Panel Discussions - Wednesday, November 16, 2011
Riahi: Arab Intellectuals “Unknown Soldiers” of the Revolution
“We were the unknown soldiers who were moving and controlling the opposition,” Kamel Riahi, an award-winning Tunisian novelist and critic of the previous regime, said at an IPI event while reflecting on the role of intellectuals in the Tunisian revolution. “Their voices may have grown dimmer after the revolution, but, for the revolution, they were decisive, they were suicidal in their confrontation of authority,” he said.
Speaking alongside Mr. Riahi at the November 16th Arab Intellectuals Series event was bestselling Egyptian novelist Khaled Al-Khamissi, whose work focuses on social ills and political repression in Egypt. Putting the Egyptian uprising in larger context, Mr. Al-Khamissi said that the 2005 parliamentary elections—perceived as heavily rigged—marked a pivotal turning point. “We have experienced a complete cultural revolution that came in tandem with what we would qualify as a revolution, i.e., protest movements inside specific social circles. This slowly and gradually culminated, and is still continuing.”
Previously, he said, intellectuals had been tamed by Hosni Mubarak’s regime. “These intellectuals were basically a bunch of chickens, put in a chicken coop, and the political regime just had to feed these chickens and keep them happy and nobody was the wiser.” Now, he said, “These chickens have disappeared.”
Mr. Al-Khamissi also warned that the outcome of the revolutions has yet to be determined. “It is extremely dangerous to imagine that what is happening today in Egypt, Tunisia, or in other states in the Arab world, is the final chapter,” he said. “Rather, we are writing the first letters of the first words of the introduction; we have not even started with the first chapter. This is an introduction that we have come a long way in writing.”
In Egypt, Mr. Al-Khamissi said, it was a threat to financial interests and the possible emergence of organized revolutionary figures or parties, rather than benevolence, that guided the Army to drop their support of then-President Mubarak in February. Since then, he said, “eighty percent of Egyptians find this period as a very bad period.”
“The Tunisia situation is completely different,” said Mr. Riahi. “The Tunisian army is almost a civilian army. It’s a completely neutral institution, and in the revolution, it was no longer neutral. Rather, it took the side of the people.”
However, if extremists were to subvert the democratic process, Mr. Riahi said, “We are ready to go back to the streets and face any maneuver to go around our revolution.” He quoted from Abu al-Qasim al-Shabi’s poetry: “ ‘If the people ever want life one day, then destiny shall respond’,” adding, “And destiny shall respond to the Tunisian people through those we have elected, or through others.”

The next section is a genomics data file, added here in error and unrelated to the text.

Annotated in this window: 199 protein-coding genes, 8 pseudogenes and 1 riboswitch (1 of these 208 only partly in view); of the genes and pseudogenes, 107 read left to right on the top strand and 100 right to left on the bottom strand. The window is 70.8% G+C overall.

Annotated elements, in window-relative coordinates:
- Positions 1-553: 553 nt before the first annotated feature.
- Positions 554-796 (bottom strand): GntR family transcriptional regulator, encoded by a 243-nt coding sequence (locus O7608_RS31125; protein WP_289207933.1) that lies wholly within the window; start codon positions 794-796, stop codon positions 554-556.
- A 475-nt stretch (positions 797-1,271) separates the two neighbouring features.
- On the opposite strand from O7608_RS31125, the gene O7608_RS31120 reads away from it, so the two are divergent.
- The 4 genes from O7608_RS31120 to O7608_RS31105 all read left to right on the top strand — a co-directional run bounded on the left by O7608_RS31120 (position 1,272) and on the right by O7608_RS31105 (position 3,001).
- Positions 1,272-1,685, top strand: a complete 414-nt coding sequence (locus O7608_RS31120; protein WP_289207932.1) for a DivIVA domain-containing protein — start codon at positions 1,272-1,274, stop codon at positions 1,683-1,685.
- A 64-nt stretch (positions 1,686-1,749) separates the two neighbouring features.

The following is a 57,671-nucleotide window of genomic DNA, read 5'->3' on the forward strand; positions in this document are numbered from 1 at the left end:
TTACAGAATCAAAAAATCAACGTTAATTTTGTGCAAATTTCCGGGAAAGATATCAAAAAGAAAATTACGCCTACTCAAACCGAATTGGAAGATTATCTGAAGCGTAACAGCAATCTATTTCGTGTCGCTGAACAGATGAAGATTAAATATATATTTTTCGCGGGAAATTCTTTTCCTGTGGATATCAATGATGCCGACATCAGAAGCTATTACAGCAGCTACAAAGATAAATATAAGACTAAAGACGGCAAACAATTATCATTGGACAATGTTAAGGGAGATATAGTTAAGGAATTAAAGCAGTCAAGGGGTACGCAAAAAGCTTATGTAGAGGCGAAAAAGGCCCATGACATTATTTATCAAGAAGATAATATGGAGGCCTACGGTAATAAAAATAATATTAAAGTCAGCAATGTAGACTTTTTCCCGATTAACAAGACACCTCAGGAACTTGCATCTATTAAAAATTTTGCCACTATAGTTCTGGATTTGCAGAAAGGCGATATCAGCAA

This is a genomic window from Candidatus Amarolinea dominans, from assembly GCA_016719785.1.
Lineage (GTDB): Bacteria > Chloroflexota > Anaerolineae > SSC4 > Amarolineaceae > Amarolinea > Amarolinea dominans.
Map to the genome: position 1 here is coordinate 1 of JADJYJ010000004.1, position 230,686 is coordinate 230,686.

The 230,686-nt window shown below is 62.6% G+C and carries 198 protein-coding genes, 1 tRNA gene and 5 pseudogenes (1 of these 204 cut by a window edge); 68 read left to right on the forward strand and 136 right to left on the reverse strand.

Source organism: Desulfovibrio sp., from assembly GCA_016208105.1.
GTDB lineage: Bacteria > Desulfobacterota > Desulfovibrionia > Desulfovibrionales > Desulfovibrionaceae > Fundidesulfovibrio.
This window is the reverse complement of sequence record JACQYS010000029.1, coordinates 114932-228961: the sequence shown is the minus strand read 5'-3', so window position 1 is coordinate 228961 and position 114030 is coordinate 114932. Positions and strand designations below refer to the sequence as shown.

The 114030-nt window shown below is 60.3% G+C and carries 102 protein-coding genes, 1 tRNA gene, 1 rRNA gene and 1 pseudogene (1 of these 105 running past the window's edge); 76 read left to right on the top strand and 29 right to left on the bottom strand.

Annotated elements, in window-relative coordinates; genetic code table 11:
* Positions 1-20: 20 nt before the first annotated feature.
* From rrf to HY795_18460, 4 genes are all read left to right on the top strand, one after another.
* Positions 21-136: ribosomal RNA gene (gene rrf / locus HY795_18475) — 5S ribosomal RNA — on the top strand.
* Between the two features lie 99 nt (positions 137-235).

The event was moderated by Abdullah Alsaidi, IPI Senior Fellow and the former Ambassador of Yemen to the United Nations.
Listen to Global Observatory interview with Khaled Al-Khamissi >>
Watch video of event:
The Global Observatory
Nelson Mandela: Man and Awesome Phenomenon
A former member of the South African Parliament reflects on Mandela's warmth and generosity.
Ordinary Fears, Extraordinary Man: The Legacy of Nelson Mandela
As a young South African diplomat during the apartheid-to-democracy transition, Cedric de Coning witnessed the humility and power of a flawed statesman.
Key Global Events to Watch in December
A list of key upcoming meetings and events with implications for global affairs.
Top 10 Issues to Watch in 2013: The Multilateral Arena
Ten key issues that are likely to impact global affairs in international peace, security, and development.
The Global Observatory, produced by IPI, provides timely analysis on peace and security issues, interviews with leading policymakers, interactive maps, and more.
December 02, 2013
Latin America Focus of Fourth ''Being a Peacekeeper'' Event
On December 2-3, IPI brought together 24 representatives from eleven Latin American countries with senior officials from the UN Department of Peacekeeping Operations and the Department of Field Support to discuss the current state—as well as the future—of Latin American military and police contributions to UN peacekeeping operations.
November 28, 2013
Energy and Security in the Arctic: A New “Frozen” Conflict?
Is the Arctic a “region of cooperation,” or will competition for its potentially rich energy resources lead to conflict in the high north? This was the main question addressed during an expert workshop held in The Hague on November 28th by the International Peace Institute together with the International Gas Union and the Clingendael International Energy Programme.
November 22, 2013
Can Technology Play a Role in Drafting a Constitution?
The effects that new technologies can have on constitutional processes was the topic of this November 22nd IPI roundtable discussion. Approximately five new constitutions are written around the world every year, and their legitimacy is increasingly influenced by a new level of public participation in their drafting, not merely by a plebiscite on the final text. As rapidly advancing technology changes the way that governments and citizens interact, what role are new technologies playing in constitutions?